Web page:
The industry's most outspoken veteran

The industry's most outspoken veteran

The industry Ron Butler has some controversial opinions about the challenges currently facing the industry – and he doesn’t care what you think about them.

Ron Butler, founder of Verico Butler Mortgage, is one of the country’s highestfunding brokers. He relies on a controversial low-rate, high turnaround, commissionbased model that has drawn the ire of his compatriots across the country. And he’s perfectly fine going against the grain. “I enjoy pissing people off,” he says, “and I enjoy being right.”

Market outlook
Butler has worked in sales positions since he was in his early 20s and founded Butler Mortgage in 1997, so he’s lived through various evolutions – and devolutions – of the mortgage industry. Because of this, he recognizes that the industry today is facing its fair share of challenges, despite years of consistent growth.

“We’ve experienced 20 years of straight increases in property values, with a tiny dip in ’08 that lasted about six months,” he says. “People in their 30s and 40s today don’t know a market that isn’t on the up. That may change in the next 24 months. If you’re used to the idea that your house will go up 5% to 10% a year, what are you going to do if it goes up 0%? Or even goes down?”
It’s a situation that many homeowners – and, indeed, brokers – have never had to face.

“For mortgage brokers, we’re all here for activity,” Butler says. “There is virtually no renewal system in this business – people say there is, but it is really 1%. If we rely on day-in, day-out activity, what happens when sales fall?”

That’s a lot of doom and gloom to consider, but Butler believes all brokers should look toward the future with eyes wide open.

“The two things brokers should be thinking about are the possibility that prices won’t continue their continuous ramp up and the possibility that underwriting standards will continue to get tighter and tighter in this business,” he says. “Those two things happening at once won’t be too pleasant.” 

Those changes would likely make it tougher to do non-income-verified deals at every major lending institution, Butler says. “There will be pressure to do less rental business; there will be higher standards; there will be continuing pressure on [debt ratio guidelines], continuing pressure on down payment requirements.”

And these changes, Butler says, could force many brokers out of the industry. “Even though the people who are doing not much business now will simply quit, people who are doing a lot of business now will be doing much less,” he says. “It’s not a welcome thing.”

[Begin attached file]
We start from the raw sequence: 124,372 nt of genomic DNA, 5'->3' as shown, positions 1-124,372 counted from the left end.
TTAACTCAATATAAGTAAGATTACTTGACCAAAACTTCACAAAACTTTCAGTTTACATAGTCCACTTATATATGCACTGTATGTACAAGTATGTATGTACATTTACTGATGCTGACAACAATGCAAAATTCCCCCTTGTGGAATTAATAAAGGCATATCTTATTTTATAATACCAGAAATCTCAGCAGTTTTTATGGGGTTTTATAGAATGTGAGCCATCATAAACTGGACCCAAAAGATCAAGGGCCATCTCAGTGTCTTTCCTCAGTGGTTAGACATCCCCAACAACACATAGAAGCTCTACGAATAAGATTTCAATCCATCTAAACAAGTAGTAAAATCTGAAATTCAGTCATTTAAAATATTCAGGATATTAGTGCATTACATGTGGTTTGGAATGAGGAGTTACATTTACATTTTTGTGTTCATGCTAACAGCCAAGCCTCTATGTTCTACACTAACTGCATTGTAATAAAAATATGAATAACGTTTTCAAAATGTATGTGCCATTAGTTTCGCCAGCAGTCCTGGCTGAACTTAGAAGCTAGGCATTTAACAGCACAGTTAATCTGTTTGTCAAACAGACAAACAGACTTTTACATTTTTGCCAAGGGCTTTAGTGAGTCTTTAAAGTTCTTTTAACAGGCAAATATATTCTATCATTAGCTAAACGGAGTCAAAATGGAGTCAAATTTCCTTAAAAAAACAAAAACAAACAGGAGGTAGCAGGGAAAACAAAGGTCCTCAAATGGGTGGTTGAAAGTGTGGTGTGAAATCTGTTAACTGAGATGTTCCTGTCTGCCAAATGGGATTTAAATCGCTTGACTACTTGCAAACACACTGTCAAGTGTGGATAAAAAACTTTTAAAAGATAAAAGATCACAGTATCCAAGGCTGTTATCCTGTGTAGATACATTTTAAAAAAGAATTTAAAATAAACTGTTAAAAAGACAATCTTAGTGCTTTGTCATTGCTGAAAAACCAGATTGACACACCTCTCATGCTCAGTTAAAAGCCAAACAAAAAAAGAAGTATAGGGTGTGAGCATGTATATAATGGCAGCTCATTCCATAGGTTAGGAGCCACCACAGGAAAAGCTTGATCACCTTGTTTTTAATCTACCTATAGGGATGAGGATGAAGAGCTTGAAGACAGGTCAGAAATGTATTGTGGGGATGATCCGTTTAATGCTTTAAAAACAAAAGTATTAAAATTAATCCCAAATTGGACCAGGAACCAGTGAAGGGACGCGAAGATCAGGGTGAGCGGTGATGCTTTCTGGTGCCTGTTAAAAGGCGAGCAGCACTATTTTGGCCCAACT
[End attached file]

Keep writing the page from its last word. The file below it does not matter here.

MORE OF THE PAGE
The benefit of buy-downs However, with every challenge comes a new opportunity, Butler points out.
“The reality of life, as indicated by the FICOM proposition, is that people being paid 115-125 basis points to complete a document and fund a mortgage with somebody else’s money does not make sense,” he says. “That’s the future. What is Uber? Uber is something that was simply a better idea, more convenient. All the talk of no licensing, no insurance, is just clutter. If you like the system better, and if it’s more convenient for you, you don’t care.” For his part, Butler has gotten ahead of the game by relying on a rate buy-down model that results in lower commissions but higher volumes. That business is predi- cated on making just 35 basis points per transaction.

“If you spend time with tech people and the people who are changing the world, what
they talk about endlessly is re-engineering from the consumer – starting with the consumer and working out, instead of starting from profit and hoping it touches the consumer.”

It’s a controversial stance, but Butler believes this business structure will become even more prevalent in the future as more and more clients embrace technology and the ease provided by operating digitally.
“Wouldn’t it be nicer if the client just got the best possible deal and didn’t have to meet anybody to do it?” he says. “Someone online or on the phone could meet with them – something that is efficient and easy to do.”

However, he remains skeptical about the average broker’s willingness to adapt to this way of doing business. 

“Nine out of 10 brokers are so wedded to their model of earning 125 basis points on every file,” he says. “How is anybody going to function on 35? If you want to give better rates than broker ABC is offering, you can’t cling to legacy models.”